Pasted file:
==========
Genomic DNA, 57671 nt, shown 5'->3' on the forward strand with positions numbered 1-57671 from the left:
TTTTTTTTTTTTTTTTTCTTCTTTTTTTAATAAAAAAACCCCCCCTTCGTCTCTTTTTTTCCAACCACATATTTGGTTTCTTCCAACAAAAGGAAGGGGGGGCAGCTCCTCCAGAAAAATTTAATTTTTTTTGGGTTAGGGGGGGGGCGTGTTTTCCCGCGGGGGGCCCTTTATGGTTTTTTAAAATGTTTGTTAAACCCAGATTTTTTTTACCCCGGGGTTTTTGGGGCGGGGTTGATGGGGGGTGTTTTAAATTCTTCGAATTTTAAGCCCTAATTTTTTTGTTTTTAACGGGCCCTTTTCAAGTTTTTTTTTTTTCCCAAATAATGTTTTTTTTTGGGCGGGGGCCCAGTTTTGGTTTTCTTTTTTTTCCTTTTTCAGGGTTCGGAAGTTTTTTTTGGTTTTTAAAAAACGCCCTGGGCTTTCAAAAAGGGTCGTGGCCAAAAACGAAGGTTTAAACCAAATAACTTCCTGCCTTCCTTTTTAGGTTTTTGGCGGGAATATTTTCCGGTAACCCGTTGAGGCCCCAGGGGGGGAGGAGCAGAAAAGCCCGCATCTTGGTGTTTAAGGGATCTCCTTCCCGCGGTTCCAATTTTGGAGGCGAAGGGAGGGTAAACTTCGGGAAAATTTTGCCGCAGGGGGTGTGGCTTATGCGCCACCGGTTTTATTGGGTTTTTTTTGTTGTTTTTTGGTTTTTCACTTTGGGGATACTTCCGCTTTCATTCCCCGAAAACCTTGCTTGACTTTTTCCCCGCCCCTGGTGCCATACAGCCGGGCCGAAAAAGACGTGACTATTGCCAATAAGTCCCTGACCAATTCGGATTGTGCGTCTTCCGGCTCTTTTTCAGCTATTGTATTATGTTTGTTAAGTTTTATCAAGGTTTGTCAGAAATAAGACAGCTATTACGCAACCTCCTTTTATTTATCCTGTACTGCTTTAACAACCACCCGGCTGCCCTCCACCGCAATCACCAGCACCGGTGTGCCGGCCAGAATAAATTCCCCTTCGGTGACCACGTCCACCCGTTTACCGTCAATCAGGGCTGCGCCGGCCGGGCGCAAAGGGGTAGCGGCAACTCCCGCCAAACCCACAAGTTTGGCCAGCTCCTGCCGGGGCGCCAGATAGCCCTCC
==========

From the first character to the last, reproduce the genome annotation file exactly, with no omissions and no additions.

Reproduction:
Genomic DNA, 57671 nt, shown 5'->3' on the forward strand with positions numbered 1-57671 from the left:
TTTTTTTTTTTTTTTTTCTTCTTTTTTTAATAAAAAAACCCCCCCTTCGTCTCTTTTTTTCCAACCACATATTTGGTTTCTTCCAACAAAAGGAAGGGGGGGCAGCTCCTCCAGAAAAATTTAATTTTTTTTGGGTTAGGGGGGGGGCGTGTTTTCCCGCGGGGGGCCCTTTATGGTTTTTTAAAATGTTTGTTAAACCCAGATTTTTTTTACCCCGGGGTTTTTGGGGCGGGGTTGATGGGGGGTGTTTTAAATTCTTCGAATTTTAAGCCCTAATTTTTTTGTTTTTAACGGGCCCTTTTCAAGTTTTTTTTTTTTCCCAAATAATGTTTTTTTTTGGGCGGGGGCCCAGTTTTGGTTTTCTTTTTTTTCCTTTTTCAGGGTTCGGAAGTTTTTTTTGGTTTTTAAAAAACGCCCTGGGCTTTCAAAAAGGGTCGTGGCCAAAAACGAAGGTTTAAACCAAATAACTTCCTGCCTTCCTTTTTAGGTTTTTGGCGGGAATATTTTCCGGTAACCCGTTGAGGCCCCAGGGGGGGAGGAGCAGAAAAGCCCGCATCTTGGTGTTTAAGGGATCTCCTTCCCGCGGTTCCAATTTTGGAGGCGAAGGGAGGGTAAACTTCGGGAAAATTTTGCCGCAGGGGGTGTGGCTTATGCGCCACCGGTTTTATTGGGTTTTTTTTGTTGTTTTTTGGTTTTTCACTTTGGGGATACTTCCGCTTTCATTCCCCGAAAACCTTGCTTGACTTTTTCCCCGCCCCTGGTGCCATACAGCCGGGCCGAAAAAGACGTGACTATTGCCAATAAGTCCCTGACCAATTCGGATTGTGCGTCTTCCGGCTCTTTTTCAGCTATTGTATTATGTTTGTTAAGTTTTATCAAGGTTTGTCAGAAATAAGACAGCTATTACGCAACCTCCTTTTATTTATCCTGTACTGCTTTAACAACCACCCGGCTGCCCTCCACCGCAATCACCAGCACCGGTGTGCCGGCCAGAATAAATTCCCCTTCGGTGACCACGTCCACCCGTTTACCGTCAATCAGGGCTGCGCCGGCCGGGCGCAAAGGGGTAGCGGCAACTCCCGCCAAACCCACAAGTTTGGCCAGCTCCTGCCGGGGCGCCAGATAGCCCTCC